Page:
For California homeowners, all generators need to be California Air Resources Board (CARB) compliant. CARB compliance ensures that whole home generators are abiding by the state's greenhouse gas emissions requirements to help reduce air pollution and slow the pace of climate change.
Green Alternatives to Conventional Home Generators
While conventional gas, diesel and propane home generators might be the most common types available today, there are various green alternatives for the environmentally-conscious property owners to select from. Green alternatives include:
If your home is powered at least partially by the sun, then it's already supplementing the energy that it receives from the grid and will continue to provide power to your home in the event of an outage. We'd suggest having a battery back-up installed so that energy is stored and you're not just pulling energy when the sun is up. Tesla’s ‘Powerwall’ is a battery that stores energy, detects outages and automatically becomes your home's energy source when the grid goes down. Unlike gasoline generators, Powerwall keeps your lights on and phones charged without upkeep, fuel or noise. Pair with solar and recharge with sunlight to keep your appliances running for days.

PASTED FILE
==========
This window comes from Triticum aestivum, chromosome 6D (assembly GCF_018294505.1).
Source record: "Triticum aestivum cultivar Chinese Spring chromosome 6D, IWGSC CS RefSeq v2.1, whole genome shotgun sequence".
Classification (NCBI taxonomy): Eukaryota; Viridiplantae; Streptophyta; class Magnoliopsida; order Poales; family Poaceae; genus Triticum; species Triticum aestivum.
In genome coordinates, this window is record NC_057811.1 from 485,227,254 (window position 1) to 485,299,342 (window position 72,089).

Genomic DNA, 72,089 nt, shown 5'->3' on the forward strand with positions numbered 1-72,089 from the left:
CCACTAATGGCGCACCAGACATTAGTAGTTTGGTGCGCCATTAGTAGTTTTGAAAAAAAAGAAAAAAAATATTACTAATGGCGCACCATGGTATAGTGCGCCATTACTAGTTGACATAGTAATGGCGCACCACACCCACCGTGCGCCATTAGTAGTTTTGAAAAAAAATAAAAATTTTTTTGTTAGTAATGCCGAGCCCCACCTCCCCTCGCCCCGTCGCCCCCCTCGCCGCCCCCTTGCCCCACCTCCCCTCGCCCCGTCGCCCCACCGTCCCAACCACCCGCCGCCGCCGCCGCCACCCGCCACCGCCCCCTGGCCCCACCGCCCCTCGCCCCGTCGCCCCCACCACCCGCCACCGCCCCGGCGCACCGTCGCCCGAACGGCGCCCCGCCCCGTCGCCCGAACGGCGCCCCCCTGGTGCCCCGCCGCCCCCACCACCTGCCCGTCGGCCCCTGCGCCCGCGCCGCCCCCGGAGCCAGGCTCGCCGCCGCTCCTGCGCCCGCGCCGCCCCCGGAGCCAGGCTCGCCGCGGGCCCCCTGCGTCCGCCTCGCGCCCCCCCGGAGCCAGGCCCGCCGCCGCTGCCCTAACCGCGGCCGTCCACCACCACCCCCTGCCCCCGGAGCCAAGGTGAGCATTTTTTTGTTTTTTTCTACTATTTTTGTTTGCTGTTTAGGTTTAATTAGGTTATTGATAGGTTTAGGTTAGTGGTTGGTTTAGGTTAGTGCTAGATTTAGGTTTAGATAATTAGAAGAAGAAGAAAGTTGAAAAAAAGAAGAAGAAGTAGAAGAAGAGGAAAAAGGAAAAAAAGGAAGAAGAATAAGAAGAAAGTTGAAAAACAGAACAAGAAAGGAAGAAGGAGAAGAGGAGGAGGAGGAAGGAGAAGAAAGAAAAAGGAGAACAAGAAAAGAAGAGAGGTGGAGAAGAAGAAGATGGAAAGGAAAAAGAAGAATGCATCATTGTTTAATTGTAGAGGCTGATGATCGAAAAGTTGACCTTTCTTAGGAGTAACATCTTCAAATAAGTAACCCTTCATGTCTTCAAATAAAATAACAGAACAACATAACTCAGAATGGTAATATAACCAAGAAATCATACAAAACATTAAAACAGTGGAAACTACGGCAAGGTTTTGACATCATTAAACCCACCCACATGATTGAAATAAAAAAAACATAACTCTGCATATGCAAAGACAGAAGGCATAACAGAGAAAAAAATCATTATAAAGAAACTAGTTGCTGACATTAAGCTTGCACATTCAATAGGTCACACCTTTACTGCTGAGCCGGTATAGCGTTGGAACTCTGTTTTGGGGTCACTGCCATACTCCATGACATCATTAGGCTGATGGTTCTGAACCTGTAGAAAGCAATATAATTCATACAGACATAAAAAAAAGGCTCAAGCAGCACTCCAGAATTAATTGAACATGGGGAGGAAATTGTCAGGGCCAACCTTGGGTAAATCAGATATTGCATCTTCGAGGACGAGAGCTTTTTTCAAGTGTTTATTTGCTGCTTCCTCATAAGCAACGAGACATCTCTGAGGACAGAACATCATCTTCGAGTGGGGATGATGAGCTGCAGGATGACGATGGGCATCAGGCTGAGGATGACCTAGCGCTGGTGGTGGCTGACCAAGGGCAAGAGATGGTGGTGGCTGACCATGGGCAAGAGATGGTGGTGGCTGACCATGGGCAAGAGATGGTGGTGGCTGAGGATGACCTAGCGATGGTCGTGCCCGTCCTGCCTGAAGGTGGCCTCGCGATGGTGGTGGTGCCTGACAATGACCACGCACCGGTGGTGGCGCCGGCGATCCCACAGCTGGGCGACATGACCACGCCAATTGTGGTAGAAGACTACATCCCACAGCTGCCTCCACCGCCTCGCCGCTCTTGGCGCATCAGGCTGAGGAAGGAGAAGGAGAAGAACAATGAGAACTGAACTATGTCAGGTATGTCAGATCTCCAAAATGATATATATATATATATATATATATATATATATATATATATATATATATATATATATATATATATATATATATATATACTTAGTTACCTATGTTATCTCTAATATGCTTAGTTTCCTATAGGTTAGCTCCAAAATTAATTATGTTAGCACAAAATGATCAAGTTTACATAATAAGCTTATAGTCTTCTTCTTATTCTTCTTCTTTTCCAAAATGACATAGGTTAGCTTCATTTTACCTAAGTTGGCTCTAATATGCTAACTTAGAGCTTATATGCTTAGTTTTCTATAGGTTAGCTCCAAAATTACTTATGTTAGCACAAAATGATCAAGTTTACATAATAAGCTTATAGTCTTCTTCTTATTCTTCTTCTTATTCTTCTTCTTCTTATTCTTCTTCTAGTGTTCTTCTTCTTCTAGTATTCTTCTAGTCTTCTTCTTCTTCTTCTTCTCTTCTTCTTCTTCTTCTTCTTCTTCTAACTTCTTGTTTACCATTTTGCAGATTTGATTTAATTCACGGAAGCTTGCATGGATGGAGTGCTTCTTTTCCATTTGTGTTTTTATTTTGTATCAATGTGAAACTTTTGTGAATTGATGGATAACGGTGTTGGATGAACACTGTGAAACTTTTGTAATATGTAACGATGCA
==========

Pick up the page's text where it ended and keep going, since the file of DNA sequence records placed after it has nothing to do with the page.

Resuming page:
Biodiesel generators run on plant or vegetable-oil based fuel. This fuel mix helps limit dependence on conventional fossil fuels and is also believed to produce lesser amounts of greenhouse gas emissions.
Fuel cells have been a key buzz phrase for a number of years, and with the cost of such technology now starting to come down in price, they become a more viable alternative to the conventional ways of powering appliances.
Contact Gayler Design Build Today
If you're interested in learning more about how to incorporate a new home generator as part of your home remodel contact Gayler Design Build today by calling 925-820-0185 or fill out our contact form.